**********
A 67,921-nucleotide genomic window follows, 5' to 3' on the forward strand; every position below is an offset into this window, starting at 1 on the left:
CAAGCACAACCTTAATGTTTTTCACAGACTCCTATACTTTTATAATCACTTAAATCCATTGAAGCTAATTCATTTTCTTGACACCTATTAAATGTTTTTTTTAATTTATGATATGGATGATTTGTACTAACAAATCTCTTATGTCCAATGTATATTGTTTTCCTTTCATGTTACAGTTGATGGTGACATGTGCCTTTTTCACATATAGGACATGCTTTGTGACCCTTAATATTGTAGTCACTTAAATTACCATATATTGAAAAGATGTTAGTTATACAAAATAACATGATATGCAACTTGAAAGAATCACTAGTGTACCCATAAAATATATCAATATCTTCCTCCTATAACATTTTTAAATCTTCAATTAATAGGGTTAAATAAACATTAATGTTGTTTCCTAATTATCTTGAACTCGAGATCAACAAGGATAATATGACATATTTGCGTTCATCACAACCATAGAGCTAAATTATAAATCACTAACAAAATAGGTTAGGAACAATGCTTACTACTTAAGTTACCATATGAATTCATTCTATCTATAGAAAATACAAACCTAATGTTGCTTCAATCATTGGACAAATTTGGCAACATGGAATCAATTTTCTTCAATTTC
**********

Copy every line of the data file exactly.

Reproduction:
A 67,921-nucleotide genomic window follows, 5' to 3' on the forward strand; every position below is an offset into this window, starting at 1 on the left:
CAAGCACAACCTTAATGTTTTTCACAGACTCCTATACTTTTATAATCACTTAAATCCATTGAAGCTAATTCATTTTCTTGACACCTATTAAATGTTTTTTTTAATTTATGATATGGATGATTTGTACTAACAAATCTCTTATGTCCAATGTATATTGTTTTCCTTTCATGTTACAGTTGATGGTGACATGTGCCTTTTTCACATATAGGACATGCTTTGTGACCCTTAATATTGTAGTCACTTAAATTACCATATATTGAAAAGATGTTAGTTATACAAAATAACATGATATGCAACTTGAAAGAATCACTAGTGTACCCATAAAATATATCAATATCTTCCTCCTATAACATTTTTAAATCTTCAATTAATAGGGTTAAATAAACATTAATGTTGTTTCCTAATTATCTTGAACTCGAGATCAACAAGGATAATATGACATATTTGCGTTCATCACAACCATAGAGCTAAATTATAAATCACTAACAAAATAGGTTAGGAACAATGCTTACTACTTAAGTTACCATATGAATTCATTCTATCTATAGAAAATACAAACCTAATGTTGCTTCAATCATTGGACAAATTTGGCAACATGGAATCAATTTTCTTCAATTTC